"The invasive pest control scheme has caused a lot of stress among our rural residents who are doing it tough with the drought. There were already local laws in place to control pests and this scheme has just added another burden. I believe that the scheme should be urgently reviewed and any fines should be waived while the region recovers. A good start would be to send out a survey to the affected landholders instead of the works form to gauge true community feedback on this scheme and its effectiveness."
Council candidate Max Hunter did not provide a response to this question.
JENSEN, Michael Damian
Council candidate Michael Jensen did not provide a response to this question.
JOHNSON, Gregory Glenn
"Absolutely I support the IPCS. It was introduced in 2017 to ensure that all landholders were working with council to actively reduce the impact of invasive pests on the regions agriculture. I understand there is a levy imposed on landholders who don't meet their invasive pest control obligations, but this to offset the costs incurred by all landholders from uncontrolled invasive pests. Agriculture is an important economic driver in the Southern Downs and us such it is essential that we protect this industry, and the land in this region, for future generations."
Council candidate Julia Keogh did not provide a response to this question.
"As a rural landowner I am responsible for controlling invasive pests on my land (Biosecurity Act 2014). The goal of the scheme is to see this region pest free by 2030. There is an environmental impact/cost if every rural landowner does not conform. Red meat producers accreditation (1/10/17) is dependent on a documented Farm Biosecurity Plan. SDRC has provided a scheme that is fair to all. Rural landowners should not be incentivised as they are the custodians of the land for future generations. It is our duty of care to neighbours also."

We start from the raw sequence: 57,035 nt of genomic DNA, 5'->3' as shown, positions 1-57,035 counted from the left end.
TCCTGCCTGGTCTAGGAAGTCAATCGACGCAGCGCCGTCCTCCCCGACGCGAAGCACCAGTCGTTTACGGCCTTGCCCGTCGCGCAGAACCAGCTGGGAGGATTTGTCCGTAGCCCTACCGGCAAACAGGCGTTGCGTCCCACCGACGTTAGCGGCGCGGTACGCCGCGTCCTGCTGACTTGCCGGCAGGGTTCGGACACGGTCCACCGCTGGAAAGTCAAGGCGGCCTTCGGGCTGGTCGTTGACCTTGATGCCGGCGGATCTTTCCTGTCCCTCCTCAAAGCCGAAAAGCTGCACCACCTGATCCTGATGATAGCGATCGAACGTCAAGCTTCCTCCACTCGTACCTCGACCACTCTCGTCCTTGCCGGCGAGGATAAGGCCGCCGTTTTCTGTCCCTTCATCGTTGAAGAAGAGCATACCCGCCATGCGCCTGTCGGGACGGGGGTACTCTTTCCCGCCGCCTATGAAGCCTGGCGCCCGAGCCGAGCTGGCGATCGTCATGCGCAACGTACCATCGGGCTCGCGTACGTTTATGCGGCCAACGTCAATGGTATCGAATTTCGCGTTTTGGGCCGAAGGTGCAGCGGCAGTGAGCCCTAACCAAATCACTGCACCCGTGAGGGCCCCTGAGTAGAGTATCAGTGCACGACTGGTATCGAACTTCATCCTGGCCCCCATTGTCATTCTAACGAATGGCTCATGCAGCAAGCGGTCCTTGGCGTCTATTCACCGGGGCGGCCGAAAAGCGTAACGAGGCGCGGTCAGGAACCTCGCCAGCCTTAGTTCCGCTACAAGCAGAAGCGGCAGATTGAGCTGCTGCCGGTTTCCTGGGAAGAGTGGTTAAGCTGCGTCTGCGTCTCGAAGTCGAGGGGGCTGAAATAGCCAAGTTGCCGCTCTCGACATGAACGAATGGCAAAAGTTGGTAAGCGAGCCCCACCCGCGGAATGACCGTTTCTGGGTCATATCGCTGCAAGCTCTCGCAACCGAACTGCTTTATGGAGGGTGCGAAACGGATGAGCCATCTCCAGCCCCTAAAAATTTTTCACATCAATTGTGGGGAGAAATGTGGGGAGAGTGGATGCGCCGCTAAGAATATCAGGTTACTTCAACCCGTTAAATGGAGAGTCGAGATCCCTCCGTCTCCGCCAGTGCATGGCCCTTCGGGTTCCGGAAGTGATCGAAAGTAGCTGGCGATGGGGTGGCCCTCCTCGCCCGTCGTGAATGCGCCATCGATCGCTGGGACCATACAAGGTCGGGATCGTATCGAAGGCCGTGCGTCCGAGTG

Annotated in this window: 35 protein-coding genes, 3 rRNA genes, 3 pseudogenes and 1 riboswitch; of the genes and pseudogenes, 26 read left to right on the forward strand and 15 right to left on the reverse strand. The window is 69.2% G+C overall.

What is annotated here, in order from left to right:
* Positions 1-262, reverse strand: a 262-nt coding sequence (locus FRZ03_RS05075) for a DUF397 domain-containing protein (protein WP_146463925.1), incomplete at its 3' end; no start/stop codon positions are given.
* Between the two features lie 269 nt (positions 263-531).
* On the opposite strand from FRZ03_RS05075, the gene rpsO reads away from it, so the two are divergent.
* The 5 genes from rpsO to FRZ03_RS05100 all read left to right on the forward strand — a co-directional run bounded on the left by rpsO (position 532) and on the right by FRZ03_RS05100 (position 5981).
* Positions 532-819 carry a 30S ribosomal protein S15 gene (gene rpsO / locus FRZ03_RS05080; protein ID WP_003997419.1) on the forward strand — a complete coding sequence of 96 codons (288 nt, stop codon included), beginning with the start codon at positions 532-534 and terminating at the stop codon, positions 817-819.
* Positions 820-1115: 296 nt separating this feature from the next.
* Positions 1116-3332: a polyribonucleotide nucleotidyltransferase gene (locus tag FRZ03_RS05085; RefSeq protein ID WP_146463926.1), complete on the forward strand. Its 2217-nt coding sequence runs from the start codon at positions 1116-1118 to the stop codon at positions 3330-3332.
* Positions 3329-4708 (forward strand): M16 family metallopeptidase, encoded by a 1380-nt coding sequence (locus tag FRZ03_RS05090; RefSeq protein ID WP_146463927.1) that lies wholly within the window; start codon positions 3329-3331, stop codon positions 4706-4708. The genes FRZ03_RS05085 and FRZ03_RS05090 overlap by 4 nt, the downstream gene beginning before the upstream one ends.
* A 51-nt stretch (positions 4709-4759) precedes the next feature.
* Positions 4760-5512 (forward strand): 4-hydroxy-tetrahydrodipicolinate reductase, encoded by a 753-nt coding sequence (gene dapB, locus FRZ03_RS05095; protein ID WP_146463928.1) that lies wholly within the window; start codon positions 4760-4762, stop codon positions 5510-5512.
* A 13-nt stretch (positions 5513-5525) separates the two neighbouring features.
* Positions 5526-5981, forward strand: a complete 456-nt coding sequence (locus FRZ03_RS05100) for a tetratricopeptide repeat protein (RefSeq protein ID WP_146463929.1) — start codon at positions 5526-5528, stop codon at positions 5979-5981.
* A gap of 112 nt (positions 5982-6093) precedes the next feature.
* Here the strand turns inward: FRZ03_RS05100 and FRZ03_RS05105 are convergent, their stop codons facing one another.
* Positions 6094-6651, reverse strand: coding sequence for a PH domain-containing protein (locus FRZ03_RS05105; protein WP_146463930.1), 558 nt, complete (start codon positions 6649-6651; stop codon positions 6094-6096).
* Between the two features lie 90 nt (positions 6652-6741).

"I support the need to control or eradicate invasive pests, but the council's control scheme relies on the landholder taking the full financial responsibility for their removal and failure to meet their obligations to the council will result in a supplementary rate notice. I would propose that the landholder is rewarded with a reduction in rates when yearly work is completed on their property. For the pests that move freely from property to property like pigs and rabbits a co-ordinated area by area eradication process partnering landholders, council and sharing the cost burden would be effective."
"I believe that overall, the Invasive Pest Control Scheme is working. After initial reluctance on behalf of landowners, a reporting schedule has developed and benefits can be assessed and noticed. There is some resentment where pests on council owned land are neglected. Land owners feel that if they are doing their bit, then so should council. At times, the landowners reporting of say, blackberry on council land, has not been acted upon.
As a landowner, the reporting responsibilities are a conscious reminder to carry out regular inspections and eradications to prevent wide spread infestations in the future. I believe that if some people are struggling to manage the scheme, then the council employees can assist getting on track.
Overall, in the long term, the scheme will improve value in the region so therefore I will support it."